Further Resources


A number of programmes and activities have also been started to improve the livelihoods of communities living adjacent to the forest and address the situation of the forest-dwelling communities, in particular the Ogiek. With a view to expanding efforts to all water towers, the Government of Kenya gazetted the Kenya Water Towers Agency on 13 April 2012.

The agency will take over the responsibilities of the Mau Secretariat and will be responsible for coordinating and supervising the rehabilitation, conservation and management of Kenyan water towers.

However, the report finds that there is a great deal of room for more activities, and makes the following recommendations:

1. Sustainable Forest Management contributes to national development with a ratio of more than four times that of the poor forest management that leads to deforestation, and should be incorporated. Sustainable actions include:
(i) Selective thinning regimes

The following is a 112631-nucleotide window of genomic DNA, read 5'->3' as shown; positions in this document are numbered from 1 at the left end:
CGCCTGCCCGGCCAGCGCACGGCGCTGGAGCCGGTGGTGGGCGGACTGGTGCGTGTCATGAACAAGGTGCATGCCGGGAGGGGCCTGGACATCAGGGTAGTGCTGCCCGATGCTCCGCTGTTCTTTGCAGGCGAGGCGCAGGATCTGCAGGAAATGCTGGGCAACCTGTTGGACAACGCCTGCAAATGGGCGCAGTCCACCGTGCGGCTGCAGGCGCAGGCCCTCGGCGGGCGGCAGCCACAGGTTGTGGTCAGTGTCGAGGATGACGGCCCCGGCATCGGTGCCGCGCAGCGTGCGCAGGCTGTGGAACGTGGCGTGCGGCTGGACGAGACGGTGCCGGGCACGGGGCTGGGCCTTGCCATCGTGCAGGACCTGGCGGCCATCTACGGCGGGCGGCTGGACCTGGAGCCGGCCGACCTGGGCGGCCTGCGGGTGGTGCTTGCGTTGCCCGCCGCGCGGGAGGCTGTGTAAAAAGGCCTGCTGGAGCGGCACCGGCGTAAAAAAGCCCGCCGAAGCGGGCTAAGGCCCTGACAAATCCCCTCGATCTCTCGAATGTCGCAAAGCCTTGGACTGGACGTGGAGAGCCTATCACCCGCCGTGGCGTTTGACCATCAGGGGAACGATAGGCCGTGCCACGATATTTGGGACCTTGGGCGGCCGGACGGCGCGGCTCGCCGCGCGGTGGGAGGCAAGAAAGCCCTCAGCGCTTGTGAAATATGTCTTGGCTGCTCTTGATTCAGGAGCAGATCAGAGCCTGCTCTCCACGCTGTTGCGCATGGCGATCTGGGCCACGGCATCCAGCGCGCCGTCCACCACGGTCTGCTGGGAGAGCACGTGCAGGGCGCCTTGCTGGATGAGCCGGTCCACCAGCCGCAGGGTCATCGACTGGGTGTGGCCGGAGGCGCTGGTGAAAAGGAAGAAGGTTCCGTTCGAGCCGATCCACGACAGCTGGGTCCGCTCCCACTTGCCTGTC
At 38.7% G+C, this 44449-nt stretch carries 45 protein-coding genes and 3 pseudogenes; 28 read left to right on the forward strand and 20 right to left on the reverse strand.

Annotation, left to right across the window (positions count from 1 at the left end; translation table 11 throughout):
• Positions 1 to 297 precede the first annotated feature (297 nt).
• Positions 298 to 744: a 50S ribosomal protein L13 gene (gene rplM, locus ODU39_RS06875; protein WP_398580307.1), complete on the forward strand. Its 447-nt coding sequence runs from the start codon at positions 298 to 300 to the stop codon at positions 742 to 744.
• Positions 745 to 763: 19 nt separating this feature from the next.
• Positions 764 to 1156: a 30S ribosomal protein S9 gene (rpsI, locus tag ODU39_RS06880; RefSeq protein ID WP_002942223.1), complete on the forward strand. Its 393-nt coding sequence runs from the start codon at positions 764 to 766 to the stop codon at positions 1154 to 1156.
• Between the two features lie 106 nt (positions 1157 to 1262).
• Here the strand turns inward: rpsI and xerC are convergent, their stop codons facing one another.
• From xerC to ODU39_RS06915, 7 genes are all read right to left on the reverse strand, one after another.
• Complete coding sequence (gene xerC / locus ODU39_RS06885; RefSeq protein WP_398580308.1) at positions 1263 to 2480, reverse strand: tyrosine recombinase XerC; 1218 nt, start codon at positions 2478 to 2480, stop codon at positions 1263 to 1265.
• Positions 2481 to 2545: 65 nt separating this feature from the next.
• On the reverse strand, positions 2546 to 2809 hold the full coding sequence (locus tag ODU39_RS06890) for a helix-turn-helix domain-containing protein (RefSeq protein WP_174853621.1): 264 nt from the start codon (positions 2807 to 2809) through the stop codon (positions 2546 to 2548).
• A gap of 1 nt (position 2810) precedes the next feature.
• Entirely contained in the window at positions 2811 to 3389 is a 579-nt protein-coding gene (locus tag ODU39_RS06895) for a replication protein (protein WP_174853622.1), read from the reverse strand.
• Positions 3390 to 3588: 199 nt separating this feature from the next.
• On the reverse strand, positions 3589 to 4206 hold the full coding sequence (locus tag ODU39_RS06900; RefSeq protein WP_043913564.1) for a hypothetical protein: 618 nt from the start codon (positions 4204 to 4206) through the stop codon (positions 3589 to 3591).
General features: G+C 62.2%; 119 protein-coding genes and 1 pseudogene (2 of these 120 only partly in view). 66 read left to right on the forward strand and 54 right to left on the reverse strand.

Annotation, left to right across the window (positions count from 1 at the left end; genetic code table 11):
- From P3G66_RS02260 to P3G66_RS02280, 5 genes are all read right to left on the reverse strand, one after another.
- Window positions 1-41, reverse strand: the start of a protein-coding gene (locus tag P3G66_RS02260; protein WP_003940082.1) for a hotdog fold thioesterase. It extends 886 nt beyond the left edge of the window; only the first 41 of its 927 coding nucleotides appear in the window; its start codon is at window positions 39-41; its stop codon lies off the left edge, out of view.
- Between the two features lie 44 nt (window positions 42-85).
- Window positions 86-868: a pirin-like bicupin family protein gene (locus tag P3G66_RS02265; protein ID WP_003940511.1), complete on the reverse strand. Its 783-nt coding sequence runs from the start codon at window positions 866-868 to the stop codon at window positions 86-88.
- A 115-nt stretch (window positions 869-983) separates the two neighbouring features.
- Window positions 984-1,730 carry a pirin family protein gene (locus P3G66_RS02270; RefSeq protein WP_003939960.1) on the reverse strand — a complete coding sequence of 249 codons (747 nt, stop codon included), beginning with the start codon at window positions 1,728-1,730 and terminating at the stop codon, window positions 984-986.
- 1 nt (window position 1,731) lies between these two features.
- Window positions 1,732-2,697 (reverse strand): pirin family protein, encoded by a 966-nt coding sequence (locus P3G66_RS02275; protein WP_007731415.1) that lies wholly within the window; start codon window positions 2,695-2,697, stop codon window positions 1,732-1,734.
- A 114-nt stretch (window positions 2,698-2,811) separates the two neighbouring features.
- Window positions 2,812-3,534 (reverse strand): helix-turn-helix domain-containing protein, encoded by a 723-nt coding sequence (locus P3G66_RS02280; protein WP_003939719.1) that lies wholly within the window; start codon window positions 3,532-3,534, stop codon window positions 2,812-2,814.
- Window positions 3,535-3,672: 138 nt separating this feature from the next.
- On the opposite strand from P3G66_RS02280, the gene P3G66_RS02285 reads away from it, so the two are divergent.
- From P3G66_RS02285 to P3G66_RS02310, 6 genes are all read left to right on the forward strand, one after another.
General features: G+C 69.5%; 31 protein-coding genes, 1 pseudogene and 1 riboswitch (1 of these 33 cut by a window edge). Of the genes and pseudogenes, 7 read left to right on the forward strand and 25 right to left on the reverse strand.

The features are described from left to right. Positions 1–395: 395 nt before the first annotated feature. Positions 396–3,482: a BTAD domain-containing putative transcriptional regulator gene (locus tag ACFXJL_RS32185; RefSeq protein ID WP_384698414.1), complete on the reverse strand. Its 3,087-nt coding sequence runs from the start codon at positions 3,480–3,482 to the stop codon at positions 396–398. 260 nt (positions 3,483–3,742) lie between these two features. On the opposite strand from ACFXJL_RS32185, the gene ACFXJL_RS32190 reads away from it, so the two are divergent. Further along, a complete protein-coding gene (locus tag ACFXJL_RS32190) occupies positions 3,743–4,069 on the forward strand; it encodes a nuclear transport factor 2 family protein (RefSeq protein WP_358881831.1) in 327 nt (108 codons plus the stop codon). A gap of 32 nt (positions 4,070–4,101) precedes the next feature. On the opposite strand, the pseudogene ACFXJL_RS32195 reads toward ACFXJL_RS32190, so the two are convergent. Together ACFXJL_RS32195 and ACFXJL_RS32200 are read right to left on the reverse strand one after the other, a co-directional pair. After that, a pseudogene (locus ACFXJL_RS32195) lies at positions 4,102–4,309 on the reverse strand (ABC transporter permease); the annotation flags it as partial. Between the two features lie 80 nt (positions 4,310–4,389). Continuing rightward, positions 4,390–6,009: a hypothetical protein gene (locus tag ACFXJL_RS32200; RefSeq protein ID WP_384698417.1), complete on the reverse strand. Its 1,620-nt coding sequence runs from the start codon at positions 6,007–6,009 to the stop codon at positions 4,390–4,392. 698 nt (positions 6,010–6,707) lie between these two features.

(ii) Protection against uncontrolled settlements;
(iii) Adequate allocation and policing of water withdrawals;
(iv) Improved management of degraded land;
2. Ensure that Kenya has in place a fully functioning forest resource account in order to capture the various benefits provided by forests;
3. Stronger regulation of forest use. For instance, the enacting of farm forestry, forest harvesting and charcoal regulations in 2009 represent an important step in the right direction and needs to be pursued;
4. Encourage investment in the forestry sector in order to increase the efficiency in production, especially in sawn timber and charcoal production;
5. Address the growing trend of dependence on imports of forest products, which constituted more than 50 per cent of domestic output for the year 2009;
6. Ensure adequate regeneration after harvest and an increased forest plantation growth in the long term, together with a better coordination of regulating institutions, producers and consumers of forest products;
7. Mainstream instruments and incentives such as payment for ecosystem services, trading and insurance schemes.


Forests in Kenya also represent a great opportunity in terms of carbon storage and the use of carbon trading schemes, the report found. The economic analysis also lends weight to the Inclusive Wealth Index, a joint initiative by the United Nations University International Human Dimensions Programme on Global Environmental Change (UNU-IHDP) and UNEP.

The index, launched at Rio+20, is a new indicator which looks beyond GDP to include natural and human capital, thus encouraging governments to implement policies that encourage sustainable use of natural resources.